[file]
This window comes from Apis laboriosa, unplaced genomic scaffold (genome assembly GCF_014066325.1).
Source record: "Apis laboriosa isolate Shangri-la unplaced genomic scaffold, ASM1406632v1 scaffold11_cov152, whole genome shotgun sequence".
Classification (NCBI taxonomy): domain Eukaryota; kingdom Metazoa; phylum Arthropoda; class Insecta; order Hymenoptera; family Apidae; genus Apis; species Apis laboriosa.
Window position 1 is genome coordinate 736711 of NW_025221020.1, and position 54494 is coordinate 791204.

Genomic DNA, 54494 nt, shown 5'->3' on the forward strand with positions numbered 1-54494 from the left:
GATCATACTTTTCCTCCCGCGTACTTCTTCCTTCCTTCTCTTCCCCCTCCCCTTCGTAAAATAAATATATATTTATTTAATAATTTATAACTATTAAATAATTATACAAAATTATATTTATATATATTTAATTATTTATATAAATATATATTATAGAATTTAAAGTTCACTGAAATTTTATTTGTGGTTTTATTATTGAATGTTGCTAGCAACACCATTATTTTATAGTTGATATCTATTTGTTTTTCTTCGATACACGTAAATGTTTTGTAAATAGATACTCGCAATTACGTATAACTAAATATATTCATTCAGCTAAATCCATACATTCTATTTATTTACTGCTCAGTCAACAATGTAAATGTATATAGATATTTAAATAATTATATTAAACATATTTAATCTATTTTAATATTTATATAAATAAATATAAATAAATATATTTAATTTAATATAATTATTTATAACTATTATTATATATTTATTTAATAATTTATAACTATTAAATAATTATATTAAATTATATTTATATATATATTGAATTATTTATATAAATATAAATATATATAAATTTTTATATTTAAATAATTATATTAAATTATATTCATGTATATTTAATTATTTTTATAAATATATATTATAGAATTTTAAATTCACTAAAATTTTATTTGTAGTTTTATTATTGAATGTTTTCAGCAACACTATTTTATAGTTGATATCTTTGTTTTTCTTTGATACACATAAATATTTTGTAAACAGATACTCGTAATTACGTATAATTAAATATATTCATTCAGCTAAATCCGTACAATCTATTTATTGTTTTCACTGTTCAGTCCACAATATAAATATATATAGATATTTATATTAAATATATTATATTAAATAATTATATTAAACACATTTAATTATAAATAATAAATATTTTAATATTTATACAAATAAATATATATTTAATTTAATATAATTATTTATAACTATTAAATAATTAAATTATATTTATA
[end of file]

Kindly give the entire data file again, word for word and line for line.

This window comes from Apis laboriosa, unplaced genomic scaffold (genome assembly GCF_014066325.1).
Source record: "Apis laboriosa isolate Shangri-la unplaced genomic scaffold, ASM1406632v1 scaffold11_cov152, whole genome shotgun sequence".
Classification (NCBI taxonomy): domain Eukaryota; kingdom Metazoa; phylum Arthropoda; class Insecta; order Hymenoptera; family Apidae; genus Apis; species Apis laboriosa.
Window position 1 is genome coordinate 736711 of NW_025221020.1, and position 54494 is coordinate 791204.

Genomic DNA, 54494 nt, shown 5'->3' on the forward strand with positions numbered 1-54494 from the left:
GATCATACTTTTCCTCCCGCGTACTTCTTCCTTCCTTCTCTTCCCCCTCCCCTTCGTAAAATAAATATATATTTATTTAATAATTTATAACTATTAAATAATTATACAAAATTATATTTATATATATTTAATTATTTATATAAATATATATTATAGAATTTAAAGTTCACTGAAATTTTATTTGTGGTTTTATTATTGAATGTTGCTAGCAACACCATTATTTTATAGTTGATATCTATTTGTTTTTCTTCGATACACGTAAATGTTTTGTAAATAGATACTCGCAATTACGTATAACTAAATATATTCATTCAGCTAAATCCATACATTCTATTTATTTACTGCTCAGTCAACAATGTAAATGTATATAGATATTTAAATAATTATATTAAACATATTTAATCTATTTTAATATTTATATAAATAAATATAAATAAATATATTTAATTTAATATAATTATTTATAACTATTATTATATATTTATTTAATAATTTATAACTATTAAATAATTATATTAAATTATATTTATATATATATTGAATTATTTATATAAATATAAATATATATAAATTTTTATATTTAAATAATTATATTAAATTATATTCATGTATATTTAATTATTTTTATAAATATATATTATAGAATTTTAAATTCACTAAAATTTTATTTGTAGTTTTATTATTGAATGTTTTCAGCAACACTATTTTATAGTTGATATCTTTGTTTTTCTTTGATACACATAAATATTTTGTAAACAGATACTCGTAATTACGTATAATTAAATATATTCATTCAGCTAAATCCGTACAATCTATTTATTGTTTTCACTGTTCAGTCCACAATATAAATATATATAGATATTTATATTAAATATATTATATTAAATAATTATATTAAACACATTTAATTATAAATAATAAATATTTTAATATTTATACAAATAAATATATATTTAATTTAATATAATTATTTATAACTATTAAATAATTAAATTATATTTATA